Has Will Wright ever done acid? I think not. That seems to be what one might say when one doesn't really know how terrifying an acid trip can be.
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Old 12-17-2004, 12:51 PM   #13
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Originally Posted by serpentbox
Has Will Wright ever done acid? I think not. That seems to be what one might say when one doesn't really know how terrifying an acid trip can be.

I'm not bitter (about the downright rotten thievery). I know BloodRunner will get made one day. Right Alex?
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Old 12-17-2004, 12:52 PM   #14
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The moment I heard about Osmosis Jones, I called our lawyer and pretty much anyone who would listen to me. In the end, everyone felt that despite the obvious connection, we should let it go. Especially, if we aspired to much more, we couldn't get ourselves blacklisted over an IP lawsuit.

It's still a sore spot. The guys we met with over a Dreamworks have all moved on. There's more detail but we can't get into stuff like this in an open forum.

Vin and I will find some way to get it done though. Someday.
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Old 12-17-2004, 01:12 PM   #15
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Originally Posted by serpentbox
Has Will Wright ever done acid? I think not. That seems to be what one might say when one doesn't really know how terrifying an acid trip can be.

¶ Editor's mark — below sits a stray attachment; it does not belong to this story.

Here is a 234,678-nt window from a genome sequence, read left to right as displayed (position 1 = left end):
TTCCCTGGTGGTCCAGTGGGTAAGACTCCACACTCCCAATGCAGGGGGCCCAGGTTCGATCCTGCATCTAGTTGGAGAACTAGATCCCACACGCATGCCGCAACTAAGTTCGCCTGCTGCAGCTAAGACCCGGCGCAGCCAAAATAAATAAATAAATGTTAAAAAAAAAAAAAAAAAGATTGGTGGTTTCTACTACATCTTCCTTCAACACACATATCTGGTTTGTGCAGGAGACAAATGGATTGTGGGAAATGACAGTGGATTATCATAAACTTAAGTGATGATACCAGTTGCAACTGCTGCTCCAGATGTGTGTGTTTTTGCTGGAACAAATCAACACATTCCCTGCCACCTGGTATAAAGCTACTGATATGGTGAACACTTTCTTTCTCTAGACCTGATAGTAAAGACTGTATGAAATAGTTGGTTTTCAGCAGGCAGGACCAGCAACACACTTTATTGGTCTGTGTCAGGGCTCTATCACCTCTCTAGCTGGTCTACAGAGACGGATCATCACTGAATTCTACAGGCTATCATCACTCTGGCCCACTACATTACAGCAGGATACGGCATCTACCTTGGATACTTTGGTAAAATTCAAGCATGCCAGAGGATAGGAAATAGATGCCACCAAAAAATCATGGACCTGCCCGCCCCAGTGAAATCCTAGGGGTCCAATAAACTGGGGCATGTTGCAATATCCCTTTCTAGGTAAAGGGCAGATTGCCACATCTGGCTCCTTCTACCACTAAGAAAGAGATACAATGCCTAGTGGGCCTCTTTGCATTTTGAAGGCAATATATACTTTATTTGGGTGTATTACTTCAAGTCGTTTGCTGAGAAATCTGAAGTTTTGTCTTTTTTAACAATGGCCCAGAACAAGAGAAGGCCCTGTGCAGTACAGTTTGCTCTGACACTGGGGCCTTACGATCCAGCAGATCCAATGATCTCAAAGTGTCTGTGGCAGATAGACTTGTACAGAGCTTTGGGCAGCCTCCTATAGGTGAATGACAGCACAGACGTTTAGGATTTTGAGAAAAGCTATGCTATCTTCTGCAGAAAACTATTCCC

Nah, he doesn't seem like the type.
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Old 12-17-2004, 01:21 PM   #16
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Quote:
Originally Posted by fov
Did you ever get them back?

Yeah, I was that guy who plotted to kidnap and rape Steven Speilberg...

Just kidding Steve.
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Old 12-17-2004, 02:50 PM   #17
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This game totally needs to be made. Without even knowing your story, which sounds wildly imaginative in its own right, the gameworld itself would become an integral element that's just bursting with possibility. The human body from within? Oh man, the potential is staggering in the right hands (and by "right", of course I mean "yours").

And you're certainly correct that Osmosis Jones was a giant turd. Even Chris Rock couldn't save it.
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Old 12-17-2004, 03:01 PM   #18
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It sounds a bit like Psychonauts actually (well, besides that it's in the body and not in the brain). Pure coincidence (geniuses think alike and all that)?
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Old 12-17-2004, 03:08 PM   #19
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Well, Psychonauts explores dreams and/or the psyche, which allows for more fantastical settings, but both concepts are ripe for creative minds.
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Old 12-17-2004, 03:30 PM   #20
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Quote:
Originally Posted by Jackal
Well, Psychonauts explores dreams and/or the psyche, which allows for more fantastical settings, but both concepts are ripe for creative minds.

That BASTARD Tim Schaffer stole my idea!!!

At the rate they're going, BloodRunner and Psychonauts will be released on the same day...just kidding Tim.

Of course you are right. BloodRunner MUST be made. Start the groundswell...